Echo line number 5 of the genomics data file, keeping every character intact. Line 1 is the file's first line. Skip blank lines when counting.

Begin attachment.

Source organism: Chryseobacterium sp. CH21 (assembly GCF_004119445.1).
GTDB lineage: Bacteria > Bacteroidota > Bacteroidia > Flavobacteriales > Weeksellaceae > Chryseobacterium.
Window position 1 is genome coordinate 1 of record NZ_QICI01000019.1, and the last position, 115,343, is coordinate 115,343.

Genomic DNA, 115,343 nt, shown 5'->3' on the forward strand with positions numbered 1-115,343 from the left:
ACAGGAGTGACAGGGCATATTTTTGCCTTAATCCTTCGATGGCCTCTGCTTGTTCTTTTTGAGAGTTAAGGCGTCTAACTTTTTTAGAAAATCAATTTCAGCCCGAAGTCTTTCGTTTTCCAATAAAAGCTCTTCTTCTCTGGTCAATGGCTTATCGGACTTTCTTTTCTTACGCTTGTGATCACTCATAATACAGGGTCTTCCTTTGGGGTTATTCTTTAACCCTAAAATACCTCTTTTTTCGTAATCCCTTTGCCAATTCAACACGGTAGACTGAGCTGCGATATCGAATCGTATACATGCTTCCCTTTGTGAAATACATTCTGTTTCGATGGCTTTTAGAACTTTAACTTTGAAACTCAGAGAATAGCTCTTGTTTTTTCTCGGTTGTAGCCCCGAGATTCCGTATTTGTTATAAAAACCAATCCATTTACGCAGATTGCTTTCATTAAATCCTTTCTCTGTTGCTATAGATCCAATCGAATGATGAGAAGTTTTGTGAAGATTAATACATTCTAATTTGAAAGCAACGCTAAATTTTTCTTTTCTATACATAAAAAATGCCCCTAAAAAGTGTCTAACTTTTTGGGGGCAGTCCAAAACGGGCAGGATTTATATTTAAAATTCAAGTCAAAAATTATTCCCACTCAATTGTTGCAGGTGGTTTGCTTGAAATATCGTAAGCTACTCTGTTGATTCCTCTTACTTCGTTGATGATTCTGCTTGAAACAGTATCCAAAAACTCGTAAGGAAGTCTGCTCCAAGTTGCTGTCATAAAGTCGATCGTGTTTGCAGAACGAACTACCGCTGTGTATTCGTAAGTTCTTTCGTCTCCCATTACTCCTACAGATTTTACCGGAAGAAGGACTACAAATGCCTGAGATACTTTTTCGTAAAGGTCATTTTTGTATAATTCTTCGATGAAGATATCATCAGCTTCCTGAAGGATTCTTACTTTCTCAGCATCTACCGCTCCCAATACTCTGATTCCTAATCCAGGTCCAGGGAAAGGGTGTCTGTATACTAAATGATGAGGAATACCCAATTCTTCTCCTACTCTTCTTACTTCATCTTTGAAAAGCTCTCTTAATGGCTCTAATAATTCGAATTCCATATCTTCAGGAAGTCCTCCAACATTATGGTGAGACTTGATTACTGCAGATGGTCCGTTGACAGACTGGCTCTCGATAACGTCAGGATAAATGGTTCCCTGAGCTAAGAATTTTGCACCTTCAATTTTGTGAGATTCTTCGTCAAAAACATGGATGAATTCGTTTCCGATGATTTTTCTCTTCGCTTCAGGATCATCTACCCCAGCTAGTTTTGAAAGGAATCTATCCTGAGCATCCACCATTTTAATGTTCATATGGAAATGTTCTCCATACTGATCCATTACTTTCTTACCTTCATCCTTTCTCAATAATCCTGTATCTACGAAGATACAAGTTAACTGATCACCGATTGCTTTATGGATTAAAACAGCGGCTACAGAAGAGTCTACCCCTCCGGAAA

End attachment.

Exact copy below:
ACAGGAGTGACAGGGCATATTTTTGCCTTAATCCTTCGATGGCCTCTGCTTGTTCTTTTTGAGAGTTAAGGCGTCTAACTTTTTTAGAAAATCAATTTCAGCCCGAAGTCTTTCGTTTTCCAATAAAAGCTCTTCTTCTCTGGTCAATGGCTTATCGGACTTTCTTTTCTTACGCTTGTGATCACTCATAATACAGGGTCTTCCTTTGGGGTTATTCTTTAACCCTAAAATACCTCTTTTTTCGTAATCCCTTTGCCAATTCAACACGGTAGACTGAGCTGCGATATCGAATCGTATACATGCTTCCCTTTGTGAAATACATTCTGTTTCGATGGCTTTTAGAACTTTAACTTTGAAACTCAGAGAATAGCTCTTGTTTTTTCTCGGTTGTAGCCCCGAGATTCCGTATTTGTTATAAAAACCAATCCATTTACGCAGATTGCTTTCATTAAATCCTTTCTCTGTTGCTATAGATCCAATCGAATGATGAGAAGTTTTGTGAAGATTAATACATTCTAATTTGAAAGCAACGCTAAATTTTTCTTTTCTATACATAAAAAATGCCCCTAAAAAGTGTCTAACTTTTTGGGGGCAGTCCAAAACGGGCAGGATTTATATTTAAAATTCAAGTCAAAAATTATTCCCACTCAATTGTTGCAGGTGGTTTGCTTGAAATATCGTAAGCTACTCTGTTGATTCCTCTTACTTCGTTGATGATTCTGCTTGAAACAGTATCCAAAAACTCGTAAGGAAGTCTGCTCCAAGTTGCTGTCATAAAGTCGATCGTGTTTGCAGAACGAACTACCGCTGTGTATTCGTAAGTTCTTTCGTCTCCCATTACTCCTACAGATTTTACCGGAAGAAGGACTACAAATGCCTGAGATACTTTTTCGTAAAGGTCATTTTTGTATAATTCTTCGATGAAGATATCATCAGCTTCCTGAAGGATTCTTACTTTCTCAGCATCTACCGCTCCCAATACTCTGATTCCTAATCCAGGTCCAGGGAAAGGGTGTCTGTATACTAAATGATGAGGAATACCCAATTCTTCTCCTACTCTTCTTACTTCATCTTTGAAAAGCTCTCTTAATGGCTCTAATAATTCGAATTCCATATCTTCAGGAAGTCCTCCAACATTATGGTGAGACTTGATTACTGCAGATGGTCCGTTGACAGACTGGCTCTCGATAACGTCAGGATAAATGGTTCCCTGAGCTAAGAATTTTGCACCTTCAATTTTGTGAGATTCTTCGTCAAAAACATGGATGAATTCGTTTCCGATGATTTTTCTCTTCGCTTCAGGATCATCTACCCCAGCTAGTTTTGAAAGGAATCTATCCTGAGCATCCACCATTTTAATGTTCATATGGAAATGTTCTCCATACTGATCCATTACTTTCTTACCTTCATCCTTTCTCAATAATCCTGTATCTACGAAGATACAAGTTAACTGATCACCGATTGCTTTATGGATTAAAACAGCGGCTACAGAAGAGTCTACCCCTCCGGAAA